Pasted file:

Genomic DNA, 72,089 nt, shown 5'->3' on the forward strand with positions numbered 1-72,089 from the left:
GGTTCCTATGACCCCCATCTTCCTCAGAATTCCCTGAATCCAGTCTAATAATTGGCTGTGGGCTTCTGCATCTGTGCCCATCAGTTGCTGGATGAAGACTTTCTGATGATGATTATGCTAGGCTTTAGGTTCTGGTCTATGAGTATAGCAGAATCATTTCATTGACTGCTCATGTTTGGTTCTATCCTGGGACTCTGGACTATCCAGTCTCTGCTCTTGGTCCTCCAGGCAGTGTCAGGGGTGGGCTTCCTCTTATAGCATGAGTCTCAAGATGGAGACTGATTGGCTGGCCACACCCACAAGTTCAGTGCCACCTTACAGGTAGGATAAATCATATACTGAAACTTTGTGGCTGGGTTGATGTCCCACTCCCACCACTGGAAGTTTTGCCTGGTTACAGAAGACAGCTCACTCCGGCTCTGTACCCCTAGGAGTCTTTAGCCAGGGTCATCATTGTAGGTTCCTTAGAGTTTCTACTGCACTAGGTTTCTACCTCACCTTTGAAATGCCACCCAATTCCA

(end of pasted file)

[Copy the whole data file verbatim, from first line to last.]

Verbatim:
Genomic DNA, 72,089 nt, shown 5'->3' on the forward strand with positions numbered 1-72,089 from the left:
GGTTCCTATGACCCCCATCTTCCTCAGAATTCCCTGAATCCAGTCTAATAATTGGCTGTGGGCTTCTGCATCTGTGCCCATCAGTTGCTGGATGAAGACTTTCTGATGATGATTATGCTAGGCTTTAGGTTCTGGTCTATGAGTATAGCAGAATCATTTCATTGACTGCTCATGTTTGGTTCTATCCTGGGACTCTGGACTATCCAGTCTCTGCTCTTGGTCCTCCAGGCAGTGTCAGGGGTGGGCTTCCTCTTATAGCATGAGTCTCAAGATGGAGACTGATTGGCTGGCCACACCCACAAGTTCAGTGCCACCTTACAGGTAGGATAAATCATATACTGAAACTTTGTGGCTGGGTTGATGTCCCACTCCCACCACTGGAAGTTTTGCCTGGTTACAGAAGACAGCTCACTCCGGCTCTGTACCCCTAGGAGTCTTTAGCCAGGGTCATCATTGTAGGTTCCTTAGAGTTTCTACTGCACTAGGTTTCTACCTCACCTTTGAAATGCCACCCAATTCCA